• Necessary and Proper Clause: One of the most frequently cited clauses in recent CASs was the Necessary and Proper Clause, which allows Congress to "make all Laws which shall be necessary and proper for carrying into Execution" the powers enumerated in Article I and "all other Powers vested by [the] Constitution in the Government of the United States, or in any Department or Officer thereof." 127 About 24% of all CASs in the CRS study contained a citation to that clause, with 14% of all CASs citing the Necessary and Proper Clause as the sole power to enact the underlying legislation.128 Citations to the Necessary and Proper Clause in isolation could be seen as somewhat anomalous, as that clause has never been viewed by the Court or by the Framers of the Constitution as a general source of power for Congress to do whatever is "necessary and proper."129 Instead, "[w]hile the Necessary and Proper Clause authorizes congressional action 'incidental to [an enumerated] power, and conducive to its beneficial exercise,'"130 it does not provide Congress with "great substantive and independent power."131
  • General Welfare Clause: The General Welfare Clause refers to a specific phrase contained within the language in Article I, Section 8, clause 1 empowering Congress to enact certain taxes and spend the money collected from taxation. Specifically, the first clause of Section 8 of Article I affords Congress the power to "lay and collect Taxes, Duties, Imposts and Excises, to pay the Debts and provide for the Common Defence and general Welfare of the United States...."132 In CRS's study, the Taxing and Spending Clause was the third most frequently cited clause by CASs.133 Not infrequently, a citation to this clause—commonly described in CASs as the "General Welfare Clause"—was used for legislation unrelated to the spending of money by the federal government. Importantly, the phrase "general Welfare" does not exist in isolation in the clause, which might otherwise empower Congress to enact laws that broadly promote the general welfare of the nation.134 Instead, the phrase "general Welfare" in Article I, Section 8, clause 1, is tied to the preceding language in the clause regarding the raising of revenue, and thus requires Congress to spend the money it collects from taxation to promote the general welfare.135 While this power is considerable,136 it is necessarily tied to spending legislation.137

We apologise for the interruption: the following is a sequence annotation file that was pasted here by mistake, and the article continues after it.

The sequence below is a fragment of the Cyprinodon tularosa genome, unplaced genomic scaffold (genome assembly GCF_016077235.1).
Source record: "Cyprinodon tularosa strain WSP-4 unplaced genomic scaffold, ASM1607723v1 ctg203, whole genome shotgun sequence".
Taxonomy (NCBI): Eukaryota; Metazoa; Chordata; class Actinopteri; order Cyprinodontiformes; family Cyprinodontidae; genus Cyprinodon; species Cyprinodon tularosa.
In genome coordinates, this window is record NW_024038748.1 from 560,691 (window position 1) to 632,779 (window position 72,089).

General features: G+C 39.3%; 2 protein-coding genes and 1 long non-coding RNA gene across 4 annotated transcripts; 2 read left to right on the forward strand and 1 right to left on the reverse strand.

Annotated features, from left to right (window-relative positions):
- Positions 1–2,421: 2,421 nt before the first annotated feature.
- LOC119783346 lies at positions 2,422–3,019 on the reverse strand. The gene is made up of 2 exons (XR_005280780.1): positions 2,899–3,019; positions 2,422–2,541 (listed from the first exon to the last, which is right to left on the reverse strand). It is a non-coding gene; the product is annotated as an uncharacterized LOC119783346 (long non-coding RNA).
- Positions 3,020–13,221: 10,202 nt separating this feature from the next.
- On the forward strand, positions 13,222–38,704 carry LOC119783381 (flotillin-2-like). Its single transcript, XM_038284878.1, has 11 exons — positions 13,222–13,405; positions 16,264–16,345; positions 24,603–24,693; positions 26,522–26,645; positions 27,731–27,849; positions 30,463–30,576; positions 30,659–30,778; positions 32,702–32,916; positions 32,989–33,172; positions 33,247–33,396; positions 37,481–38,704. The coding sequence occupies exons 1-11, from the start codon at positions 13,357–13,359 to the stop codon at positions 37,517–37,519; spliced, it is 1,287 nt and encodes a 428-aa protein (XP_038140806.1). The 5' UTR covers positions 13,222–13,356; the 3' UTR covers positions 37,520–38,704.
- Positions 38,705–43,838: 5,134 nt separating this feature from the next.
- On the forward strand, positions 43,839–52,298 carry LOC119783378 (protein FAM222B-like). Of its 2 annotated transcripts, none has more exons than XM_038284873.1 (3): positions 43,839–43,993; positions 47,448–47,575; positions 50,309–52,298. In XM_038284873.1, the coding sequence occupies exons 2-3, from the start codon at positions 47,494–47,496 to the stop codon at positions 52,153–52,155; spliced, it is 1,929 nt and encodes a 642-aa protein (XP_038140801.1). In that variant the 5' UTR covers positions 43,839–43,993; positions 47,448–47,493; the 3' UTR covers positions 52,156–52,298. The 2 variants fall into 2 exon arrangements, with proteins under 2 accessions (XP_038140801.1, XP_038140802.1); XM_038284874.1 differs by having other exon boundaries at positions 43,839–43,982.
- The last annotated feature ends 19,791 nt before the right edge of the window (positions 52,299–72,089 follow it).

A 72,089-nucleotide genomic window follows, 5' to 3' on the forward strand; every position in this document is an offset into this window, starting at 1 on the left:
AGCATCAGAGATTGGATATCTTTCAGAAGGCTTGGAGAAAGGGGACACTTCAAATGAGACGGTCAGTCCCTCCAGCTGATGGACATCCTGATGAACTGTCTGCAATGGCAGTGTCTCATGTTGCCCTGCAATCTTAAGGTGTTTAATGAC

• Military Regulation Clause: The constitutional provision affording Congress with the power to "make rules for the Government and Regulation of the land and naval forces"138 is another frequently cited clause in recent CASs.139 Several of the bills to which such CASs are attached, however, do not purport to regulate the United States' armed forces, but instead prescribe broad regulations for the government as a whole. Such references to the Military Regulation Clause appear to stem from reading the first phrase of the clause—"make rules for the Government"—in isolation from the rest of the clause, as an independent power. However, such an understanding of the clause is inconsistent with traditional interpretations of the scope of that clause, which view it as solely related to Congress's power over the military.140 This interpretation also runs contrary to traditional rules of legal interpretation that counsel for reading phrases in a legal text in their context and not in isolation from the rest of the text.141 More broadly, interpreting the Military Regulation Clause to allow Congress to direct the actions of the federal government generally in whatever manner Congress wishes would arguably transform the clause from a narrow power, confined to matters related to the armed forces, to an open-ended police power, something otherwise rejected by the Framers of the Constitution.142
  • Appropriations Clause: A number of recent CASs cite provisions in Article I, Section 9, including several CASs that cite the Appropriations Clause as the authority for Congress to provide money for a particular project.143 The Appropriations Clause states, in relevant part, that "No Money shall be drawn from the Treasury, but in Consequence of Appropriations made by Law."144 Like other provisions found in Section 9 of Article I,145 this clause generally has not been interpreted to grant Congress any affirmative power.146 Instead, in keeping with other provisions in Section 9, the Appropriations Clause has been seen to function as a restriction on the powers of the federal government.147 Specifically, the Appropriations Clause ensures that when the federal government spends money, "the payment of money from the Treasury must be authorized by a statute."148 It thus serves as an affirmative restriction on the power of the Executive and makes Congress's "power over the purse" exclusive in nature.149 As discussed above, Congress's power to spend money derives from the Taxing and Spending Clause.150